And as it is appointed to men once to die, but after this the judgment:…
There are few things which more strike a reflective mind, one which seriously ponders the relation of the creature to the moral Governor of the universe, than that the period of human probation should be so short, when compared with the period of recompense. There seems, at first sight, little or nothing of proportion between the thing done and the penalty incurred: and, accordingly, it is no unfrequent argument with those who wish to get rid of the plain statements of Scripture, that it cannot be just to visit the momentary gratification of a passion with everlasting pains, and that, therefore, there will come a termination of the torments of the lost. We need hardly pause to observe to you, that in every such reasoning there is a grievous forgetfulness of the very nature of sin, as committed against an infinite Being; for it is impossible that any sin should be inconsiderable, seeing that it offers violence to all the attributes of God, however insignificant it may appear in itself. But nevertheless, we are free to own, that had not Scripture been definite on the point, there would have seemed nothing wild in the supposition that men might be admitted to other states of probation, and that the whole of their eternity would not be made dependent on the single trial they pass through on earth. We do not know that we have a right to refer it to anything else but a Divine appointment, that those who fail in the single trial are not allowed to try again, so that no opportunity is afforded for endeavouring to retrieve what is lost: but certainly the statements of the Bible are sufficiently explicit, and leave no room for the supposition that the present life is to be followed by other periods of probation. "It is appointed unto men once to die, and after this the judgment"; and the judgment as delineated in the figures and assertions of Holy Writ, closes up God's dealings with the human race in its probationary character, and is followed by nothing but one interminable dispensation of happiness or misery. So that if there be but one death, and that one succeeded by the judgment, without the intervention of new seasons of trial, it is evident that man's portion for eternity is to be decided exclusively by what he now does on the earth: that in the brief space of his present life he is to lose or secure everlasting glory. And is there in this any just ground of complaint, anything that can be proved at variance with either the wisdom or mercy of God? We know that at first thought the persuasion will be, that if the appointment were somewhat less rigid — if men might die twice in place of only once, so that, having failed in the first trial, they might return to the second with all the experience derived from having actually entered the invisible world — there would be a vast increase in the numbers of the righteous; and we may possibly marvel that no further opportunity should be granted, when the result would be to throng heaven with a mightier multitude. But even if you put out of sight that sufficient has been done for every man in his present state of probation, we can have no right to wonder; and we see strong ground for question-in whether there would be any such increase in the number of the righteous as you are inclined to suppose. We rather think, if it had been appointed to men to die twice, far more would die eternally than now that it is appointed unto men to die once. If even now, when we tell you, if you die in your sins you are everlastingly lost, we are heard with indifference, what would it be if you had the thorough assurance that though you threw away the present opportunity, another would yet be vouchsafed? Indeed, if you could only die twice, we could hope to produce no moral impression on any man who had not yet died once. It is impossible to question, seeing that even under the present arrangement everybody is disposed to defer the work of repentance — it is impossible to question, that, with scarce an exception, men would put off seeking the Lord until after the first death; and the rarest thing on earth would be the spectacle of an individual who had resolved to forego the pleasures of sin, without waiting to undergo the second probation. So that we should have to seek the righteous almost exclusively among those upon whom the first death had passed. And here, perhaps, you think we should find them in great numbers. We do not think so. These men would enter upon their second season of probation, with a conscience hardened and seared by the despite done to God through the whole of their first. It is true, they would have been made to taste something of the recompence of sin, and that therefore they would be their own witnesses to the stern consequences of persisting in evil; but in a short time the testimony of sense wears away, and it becomes nothing more than the testimony of faith; and the man who is impervious to God's threatenings might easily become proof against his own recollections. And then you are to consider, that with this hardened conscience, and this ever-strengthening tendency to forgetfulness of their sufferings, they have before them the prospect of another long life, and therefore are as likely as ever to procrastinate. We now advance to the statements in the second verse of our text, between which and those of the first we are to search for such a correspondence as may justify the form of expression which the apostle adopts. It will not be necessary that we insist on the great doctrine of the atonement, which is evidently affirmed by the words under review. Without enlarging on points on which we may suppose you to be agreed, we shall lay the stress where the apostle seems to lay it, on the fact that "Christ was once offered" — a fact which is made to answer to the other, that "it is appointed unto men once to die." We wish you again especially to observe how the apostle sets these facts one against the other. You strip his expressions of all force, unless you suppose that the appointment of a single death proves in some way the sufficiency of a single sacrifice. Why was Christ offered but once? Because "it is appointed unto men once to die." St. Paul states in the one verse what was the condition of man, and to what he was exposed in consequence of sin, and then he shows in the other verse that Christ had done precisely what was needed in order to man's deliverance and happiness. The one verse is the law, requiring that man should die and be then eternally condemned; the other verse is the gospel, proclaiming an arrangement through which death is abolished, and judgment may issue in nothing but salvation. And by putting the one verse in contrast with the other, St. Paul affirms the precision with which the provisions of the gospel meet the demands of the law; the former so answering to the latter, as to prove them constructed for the purpose of setting man free. The whole appointment of vengeance might be gathered into two articles, the death and the judgment. This was the appalling sum of the penalties which man incurred by disobedience to God; it is appointed to him once to die, and after this the judgment. And then there stood forth a Surety for the lost, a Surety so capable of suffering in their stead, that by one offering of Himself, He could redeem the whole race from the curse which had fastened on both body and soul. Yea, and so confident have we a right to be in the extent of that love which was felt for human kind, that we may be sure that had a second sacrifice been necessary, a second sacrifice would not have been withheld; but there remained nothing that love with all its anxiety could suggest, which has not been done for the welfare of its objects. The one death of the Mediator threw life into the dead, and gaining for Him the office of Judge, secured the final acquittal of all that believe on His name. And therefore might the apostle glory in this one death, and magnify it in comparison with the altars and sacrifices of the Mosaic economy; therefore might he insist on the fact that Christ was to die only once, as overwhelming evidence of the awful dignity of the surety, for that myriads were to be quickened through one death — the past, the present, the future being alike pervaded by the energies of one expiatory act.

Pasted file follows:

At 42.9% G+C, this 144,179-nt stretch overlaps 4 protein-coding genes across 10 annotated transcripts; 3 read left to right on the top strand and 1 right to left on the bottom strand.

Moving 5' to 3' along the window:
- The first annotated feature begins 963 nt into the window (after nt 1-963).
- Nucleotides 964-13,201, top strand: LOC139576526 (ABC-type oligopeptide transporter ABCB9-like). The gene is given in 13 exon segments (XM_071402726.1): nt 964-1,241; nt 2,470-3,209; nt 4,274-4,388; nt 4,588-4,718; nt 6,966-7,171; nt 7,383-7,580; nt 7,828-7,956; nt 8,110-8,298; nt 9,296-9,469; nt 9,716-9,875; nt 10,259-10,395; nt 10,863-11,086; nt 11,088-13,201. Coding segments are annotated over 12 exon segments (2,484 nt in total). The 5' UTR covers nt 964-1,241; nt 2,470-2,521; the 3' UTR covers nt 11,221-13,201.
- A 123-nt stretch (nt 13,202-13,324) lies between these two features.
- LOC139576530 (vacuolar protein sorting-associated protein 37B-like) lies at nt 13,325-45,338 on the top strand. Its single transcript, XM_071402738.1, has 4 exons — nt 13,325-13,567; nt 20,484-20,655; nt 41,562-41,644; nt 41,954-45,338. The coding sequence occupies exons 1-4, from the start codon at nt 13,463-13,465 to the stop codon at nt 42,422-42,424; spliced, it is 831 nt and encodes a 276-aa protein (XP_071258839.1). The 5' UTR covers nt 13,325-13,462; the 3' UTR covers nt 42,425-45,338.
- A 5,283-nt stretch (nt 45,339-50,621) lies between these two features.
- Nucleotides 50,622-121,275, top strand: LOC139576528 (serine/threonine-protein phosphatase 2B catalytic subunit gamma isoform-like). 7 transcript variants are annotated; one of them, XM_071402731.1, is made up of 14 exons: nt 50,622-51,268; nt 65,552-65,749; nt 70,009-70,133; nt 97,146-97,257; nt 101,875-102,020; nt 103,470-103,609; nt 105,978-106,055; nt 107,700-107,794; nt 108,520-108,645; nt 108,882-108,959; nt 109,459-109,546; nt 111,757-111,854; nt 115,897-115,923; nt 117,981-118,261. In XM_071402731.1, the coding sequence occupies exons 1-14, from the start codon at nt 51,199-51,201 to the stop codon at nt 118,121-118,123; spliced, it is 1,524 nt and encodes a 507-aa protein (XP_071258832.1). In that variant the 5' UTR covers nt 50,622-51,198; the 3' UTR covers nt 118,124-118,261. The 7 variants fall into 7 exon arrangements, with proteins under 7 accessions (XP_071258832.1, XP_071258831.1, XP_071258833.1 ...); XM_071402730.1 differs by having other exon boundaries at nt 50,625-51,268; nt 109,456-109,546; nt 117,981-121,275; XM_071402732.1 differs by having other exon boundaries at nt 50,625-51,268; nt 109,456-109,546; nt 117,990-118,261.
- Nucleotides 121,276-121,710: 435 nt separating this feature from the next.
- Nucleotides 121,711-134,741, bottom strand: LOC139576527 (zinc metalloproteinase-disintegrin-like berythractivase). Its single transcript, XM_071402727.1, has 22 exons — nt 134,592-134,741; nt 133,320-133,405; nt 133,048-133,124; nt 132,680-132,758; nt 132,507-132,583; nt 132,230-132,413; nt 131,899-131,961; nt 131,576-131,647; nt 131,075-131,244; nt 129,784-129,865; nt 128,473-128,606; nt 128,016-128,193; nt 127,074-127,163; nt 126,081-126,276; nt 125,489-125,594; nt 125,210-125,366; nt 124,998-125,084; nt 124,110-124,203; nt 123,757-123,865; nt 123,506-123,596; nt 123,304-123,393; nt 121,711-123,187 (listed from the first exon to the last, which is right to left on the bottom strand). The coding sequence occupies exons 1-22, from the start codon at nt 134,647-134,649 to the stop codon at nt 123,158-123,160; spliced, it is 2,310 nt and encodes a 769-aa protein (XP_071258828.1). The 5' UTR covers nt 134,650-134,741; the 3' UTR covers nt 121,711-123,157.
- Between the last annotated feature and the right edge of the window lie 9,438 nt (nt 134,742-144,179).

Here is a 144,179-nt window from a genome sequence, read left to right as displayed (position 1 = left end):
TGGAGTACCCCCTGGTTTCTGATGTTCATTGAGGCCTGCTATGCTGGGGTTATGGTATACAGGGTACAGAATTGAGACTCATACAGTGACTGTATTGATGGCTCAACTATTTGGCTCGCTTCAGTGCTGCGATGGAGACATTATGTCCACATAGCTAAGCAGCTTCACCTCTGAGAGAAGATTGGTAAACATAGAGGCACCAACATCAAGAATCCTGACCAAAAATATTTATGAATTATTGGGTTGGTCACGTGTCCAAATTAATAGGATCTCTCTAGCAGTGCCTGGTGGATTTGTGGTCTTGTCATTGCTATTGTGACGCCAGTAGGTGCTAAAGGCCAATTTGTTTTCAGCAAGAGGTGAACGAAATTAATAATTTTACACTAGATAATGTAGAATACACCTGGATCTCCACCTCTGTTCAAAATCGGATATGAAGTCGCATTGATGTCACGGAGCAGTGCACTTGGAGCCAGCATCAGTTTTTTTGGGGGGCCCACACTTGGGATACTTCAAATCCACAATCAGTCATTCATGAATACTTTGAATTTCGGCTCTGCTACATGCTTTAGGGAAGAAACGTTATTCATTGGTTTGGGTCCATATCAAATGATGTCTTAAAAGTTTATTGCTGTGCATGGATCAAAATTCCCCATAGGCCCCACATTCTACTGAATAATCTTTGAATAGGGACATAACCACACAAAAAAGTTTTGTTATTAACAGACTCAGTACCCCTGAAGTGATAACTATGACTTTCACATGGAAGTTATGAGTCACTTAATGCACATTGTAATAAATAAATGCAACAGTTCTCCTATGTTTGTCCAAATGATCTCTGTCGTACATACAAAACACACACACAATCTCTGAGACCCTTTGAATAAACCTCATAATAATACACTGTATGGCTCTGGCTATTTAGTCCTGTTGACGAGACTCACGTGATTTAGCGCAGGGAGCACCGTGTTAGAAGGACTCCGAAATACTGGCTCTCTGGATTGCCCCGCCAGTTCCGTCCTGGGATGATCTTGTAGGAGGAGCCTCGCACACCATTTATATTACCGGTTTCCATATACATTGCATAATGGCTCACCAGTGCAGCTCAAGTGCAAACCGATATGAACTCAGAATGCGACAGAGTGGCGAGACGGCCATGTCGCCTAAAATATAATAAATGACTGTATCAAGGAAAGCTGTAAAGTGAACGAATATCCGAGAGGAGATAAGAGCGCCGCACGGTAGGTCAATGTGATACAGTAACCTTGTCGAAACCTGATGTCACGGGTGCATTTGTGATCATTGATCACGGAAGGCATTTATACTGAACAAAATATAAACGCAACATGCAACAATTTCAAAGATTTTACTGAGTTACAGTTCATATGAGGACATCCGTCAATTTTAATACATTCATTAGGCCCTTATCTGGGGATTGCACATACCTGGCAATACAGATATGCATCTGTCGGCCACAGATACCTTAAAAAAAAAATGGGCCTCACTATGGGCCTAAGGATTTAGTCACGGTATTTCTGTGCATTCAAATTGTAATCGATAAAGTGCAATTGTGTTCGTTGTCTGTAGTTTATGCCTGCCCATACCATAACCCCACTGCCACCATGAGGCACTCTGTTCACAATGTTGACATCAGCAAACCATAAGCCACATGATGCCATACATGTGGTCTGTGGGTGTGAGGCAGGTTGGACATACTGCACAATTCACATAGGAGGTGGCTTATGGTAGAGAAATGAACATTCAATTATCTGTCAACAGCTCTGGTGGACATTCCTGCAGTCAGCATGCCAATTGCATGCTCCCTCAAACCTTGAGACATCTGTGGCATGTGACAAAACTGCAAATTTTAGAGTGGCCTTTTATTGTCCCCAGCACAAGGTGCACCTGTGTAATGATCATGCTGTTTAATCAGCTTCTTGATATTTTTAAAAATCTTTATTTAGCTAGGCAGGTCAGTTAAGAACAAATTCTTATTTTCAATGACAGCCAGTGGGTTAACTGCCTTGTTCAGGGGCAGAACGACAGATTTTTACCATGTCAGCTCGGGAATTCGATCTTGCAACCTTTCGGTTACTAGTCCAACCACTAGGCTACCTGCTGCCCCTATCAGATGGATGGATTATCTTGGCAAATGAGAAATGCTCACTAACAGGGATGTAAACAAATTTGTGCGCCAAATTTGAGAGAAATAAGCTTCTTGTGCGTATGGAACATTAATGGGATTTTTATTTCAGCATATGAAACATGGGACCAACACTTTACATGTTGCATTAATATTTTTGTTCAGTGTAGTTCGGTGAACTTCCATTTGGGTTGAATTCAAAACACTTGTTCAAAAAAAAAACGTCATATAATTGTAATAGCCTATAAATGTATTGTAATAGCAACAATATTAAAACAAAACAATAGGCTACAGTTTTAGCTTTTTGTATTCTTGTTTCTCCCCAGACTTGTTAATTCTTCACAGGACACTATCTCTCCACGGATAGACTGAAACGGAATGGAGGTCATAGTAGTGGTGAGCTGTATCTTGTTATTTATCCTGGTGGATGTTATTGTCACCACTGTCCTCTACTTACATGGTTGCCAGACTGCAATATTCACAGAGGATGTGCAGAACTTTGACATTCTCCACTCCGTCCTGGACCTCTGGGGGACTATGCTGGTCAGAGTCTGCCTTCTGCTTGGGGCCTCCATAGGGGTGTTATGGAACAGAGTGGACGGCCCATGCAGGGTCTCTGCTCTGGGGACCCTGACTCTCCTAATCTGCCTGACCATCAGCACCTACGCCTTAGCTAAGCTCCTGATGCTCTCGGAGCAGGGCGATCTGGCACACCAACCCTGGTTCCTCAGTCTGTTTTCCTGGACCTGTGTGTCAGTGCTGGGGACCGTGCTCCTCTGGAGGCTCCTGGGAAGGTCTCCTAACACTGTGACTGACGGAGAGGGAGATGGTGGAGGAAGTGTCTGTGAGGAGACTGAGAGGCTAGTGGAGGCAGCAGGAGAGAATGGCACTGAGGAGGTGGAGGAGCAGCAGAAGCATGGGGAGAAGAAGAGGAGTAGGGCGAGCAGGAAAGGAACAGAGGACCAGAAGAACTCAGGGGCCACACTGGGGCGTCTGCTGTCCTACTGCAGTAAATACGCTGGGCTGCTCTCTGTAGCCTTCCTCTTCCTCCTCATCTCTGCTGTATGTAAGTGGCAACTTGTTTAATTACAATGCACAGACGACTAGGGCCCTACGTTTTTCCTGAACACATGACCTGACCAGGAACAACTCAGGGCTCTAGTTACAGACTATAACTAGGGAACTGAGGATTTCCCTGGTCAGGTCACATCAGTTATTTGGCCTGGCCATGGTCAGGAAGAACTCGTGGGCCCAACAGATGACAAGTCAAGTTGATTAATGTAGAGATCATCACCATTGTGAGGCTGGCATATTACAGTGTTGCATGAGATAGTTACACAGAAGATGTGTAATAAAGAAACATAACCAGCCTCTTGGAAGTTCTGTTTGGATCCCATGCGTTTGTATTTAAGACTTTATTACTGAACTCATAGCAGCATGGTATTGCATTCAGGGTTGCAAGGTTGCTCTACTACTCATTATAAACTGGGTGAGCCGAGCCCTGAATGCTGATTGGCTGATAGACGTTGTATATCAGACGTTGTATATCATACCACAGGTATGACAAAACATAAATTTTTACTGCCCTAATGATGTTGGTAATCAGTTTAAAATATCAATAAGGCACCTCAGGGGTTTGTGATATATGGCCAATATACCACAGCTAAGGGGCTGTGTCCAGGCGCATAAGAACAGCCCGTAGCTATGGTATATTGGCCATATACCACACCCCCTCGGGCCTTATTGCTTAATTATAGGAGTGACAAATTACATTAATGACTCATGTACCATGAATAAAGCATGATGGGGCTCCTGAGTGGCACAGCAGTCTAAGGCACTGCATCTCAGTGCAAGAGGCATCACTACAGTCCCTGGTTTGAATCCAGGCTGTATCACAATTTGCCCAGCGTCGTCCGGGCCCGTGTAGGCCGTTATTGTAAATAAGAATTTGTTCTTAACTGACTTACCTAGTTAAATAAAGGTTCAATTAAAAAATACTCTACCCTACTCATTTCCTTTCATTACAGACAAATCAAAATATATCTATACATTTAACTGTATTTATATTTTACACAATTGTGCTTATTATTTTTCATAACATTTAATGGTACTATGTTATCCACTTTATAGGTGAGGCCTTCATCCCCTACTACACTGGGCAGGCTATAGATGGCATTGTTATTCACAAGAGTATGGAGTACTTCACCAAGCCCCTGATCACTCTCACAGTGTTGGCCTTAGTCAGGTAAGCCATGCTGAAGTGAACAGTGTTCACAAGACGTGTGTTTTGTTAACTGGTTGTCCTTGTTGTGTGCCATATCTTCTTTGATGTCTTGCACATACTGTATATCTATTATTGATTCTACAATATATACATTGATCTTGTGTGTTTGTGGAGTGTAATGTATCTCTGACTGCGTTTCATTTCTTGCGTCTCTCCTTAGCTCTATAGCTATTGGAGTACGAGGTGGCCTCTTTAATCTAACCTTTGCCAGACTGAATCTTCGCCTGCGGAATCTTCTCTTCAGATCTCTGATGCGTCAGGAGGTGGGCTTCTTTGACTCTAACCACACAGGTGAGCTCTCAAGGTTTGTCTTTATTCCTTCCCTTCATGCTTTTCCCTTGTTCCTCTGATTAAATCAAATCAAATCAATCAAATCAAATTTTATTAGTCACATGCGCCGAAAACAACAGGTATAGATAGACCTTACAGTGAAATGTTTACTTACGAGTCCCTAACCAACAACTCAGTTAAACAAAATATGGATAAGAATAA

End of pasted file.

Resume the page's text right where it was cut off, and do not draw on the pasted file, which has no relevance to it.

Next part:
(H. Melvill, B. D.)
Parallel VersesKJV: And as it is appointed unto men once to die, but after this the judgment: